By Kevin Biggiani
Do you have any unused gift cards you forgot about? If so, you’re in good company. Bankrate.com, an independent, advertising-supported publisher and comparison service, conducted a recent poll of 2,387 U.S. adults and found that 1,225 participants had outstanding gift cards. When put in the context of the entire adult population of the United States, the poll suggests that more than half of U.S. adults, about 51 percent, forget to use gift cards. These unused gift cards amount to approximately $15.3 billion of gift cards; that is roughly $116.00 per person in the United States.
More than half of millennials, or 56 percent, haven’t used their gift cards, compared with 52 percent of baby boomers, 47 percent of Gen Xers, and 46 percent of Gen Zers. So, when will they use them?
Ninety-five percent of those who said they had unused gift cards, vouchers, or store credits expect to eventually use them. Fifty one percent plan to use all of their gift cards; however, thirty percent expect to use most, but not all, of their gift cards.
Of the adults polled, many have waited too long to use their gift cards, which caused them to expire, and 49 percent of the U.S. adults polled have also “lost their ‘gifts’” at some point. Others stated that they were unable to use their gift cards before a permanent store closure. It is interesting to note that out of those who have lost their cards, more than half, or 64 percent, were members of higher-income households, compared with middle-income, 48 percent, and lower-income, 40 percent. The poll also revealed that higher earners used their freebies the least, some even deciding to re-gift or sell a gift card they had received.
Sometimes, you just receive a card for services or products you don’t need or want, or maybe the establishment is not convenient to reach. There are cards that are more flexible, like Mastercard or American Express gift cards, but an activation fee is required to purchase these cards, and recipients need to use them before non-use fees are charged.
How can you remember to use your gift cards? Perhaps you can create a folder on your smartphone, or put reminders on your calendar. The best way, though, would probably be to use them as soon as they are received. Though, wouldn’t it be nice if they never expired?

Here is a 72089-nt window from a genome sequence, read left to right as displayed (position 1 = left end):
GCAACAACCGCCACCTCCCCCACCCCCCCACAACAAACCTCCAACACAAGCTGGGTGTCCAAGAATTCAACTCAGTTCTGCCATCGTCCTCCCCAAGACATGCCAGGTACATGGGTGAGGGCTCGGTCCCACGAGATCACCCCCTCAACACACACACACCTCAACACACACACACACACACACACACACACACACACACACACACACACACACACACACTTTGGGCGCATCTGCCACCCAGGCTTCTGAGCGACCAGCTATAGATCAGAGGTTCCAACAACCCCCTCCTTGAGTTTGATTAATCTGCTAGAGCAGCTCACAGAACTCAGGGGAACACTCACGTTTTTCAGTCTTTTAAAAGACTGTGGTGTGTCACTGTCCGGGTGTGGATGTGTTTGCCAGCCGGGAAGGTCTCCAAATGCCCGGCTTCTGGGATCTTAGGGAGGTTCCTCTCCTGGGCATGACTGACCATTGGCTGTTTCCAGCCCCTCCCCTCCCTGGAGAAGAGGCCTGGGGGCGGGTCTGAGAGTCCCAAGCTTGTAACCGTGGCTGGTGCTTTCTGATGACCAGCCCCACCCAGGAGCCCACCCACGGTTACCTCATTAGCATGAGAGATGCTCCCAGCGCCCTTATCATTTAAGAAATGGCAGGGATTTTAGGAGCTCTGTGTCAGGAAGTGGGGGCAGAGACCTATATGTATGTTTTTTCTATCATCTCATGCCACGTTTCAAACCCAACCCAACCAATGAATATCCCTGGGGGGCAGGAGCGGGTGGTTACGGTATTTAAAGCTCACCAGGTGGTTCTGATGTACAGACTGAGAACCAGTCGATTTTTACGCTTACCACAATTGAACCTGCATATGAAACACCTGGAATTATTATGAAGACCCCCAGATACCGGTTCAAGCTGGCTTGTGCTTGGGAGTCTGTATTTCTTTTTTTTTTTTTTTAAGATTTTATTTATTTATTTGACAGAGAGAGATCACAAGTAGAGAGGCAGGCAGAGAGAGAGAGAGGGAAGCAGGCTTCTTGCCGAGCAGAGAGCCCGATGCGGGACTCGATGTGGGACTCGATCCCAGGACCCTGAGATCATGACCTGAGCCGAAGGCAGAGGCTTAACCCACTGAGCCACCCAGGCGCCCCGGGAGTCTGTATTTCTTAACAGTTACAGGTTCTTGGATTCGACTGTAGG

Some people just feel awkward about using them instead of giving payment directly. In that case, you can sell, donate or re-gift the cards to someone else. A variety of online gift card resellers will give you a cash offer for an unwanted gift card. Typically, the card’s balance must be at least 20 dollars. Giftcards.com is an online secondary market service for buying and selling used gift cards; if you have a gift card you want to sell for cash or want to buy pre-owned discount gift cards to save on upcoming expenses, this is the place to go.
The truth is that the longer you hold on to a gift card, the higher the likelihood you’ll lose it, forget to use it, or won’t be able to use it because the card expired or the store went out of business.
If you typically use debit or credit cards to pay for items, store your physical gift cards next to the card you use most often. When you reach into your wallet to complete a transaction, you’ll have a visual reminder of gift cards you need to use. Add gift cards to your online store accounts if possible. For example, at Amazon.com, you can apply a gift card to your account as soon as you receive it. Amazon will prompt you to redeem the gift card every time you check out. If you can’t add the gift cards to store accounts, keep your gift cards near the computer you use most often to shop online. Don’t leave a balance on the card. Try to zero out the card, so you will have one less thing to remember.
With the holiday season quickly approaching, what better reason to use one of those outstanding gift cards?
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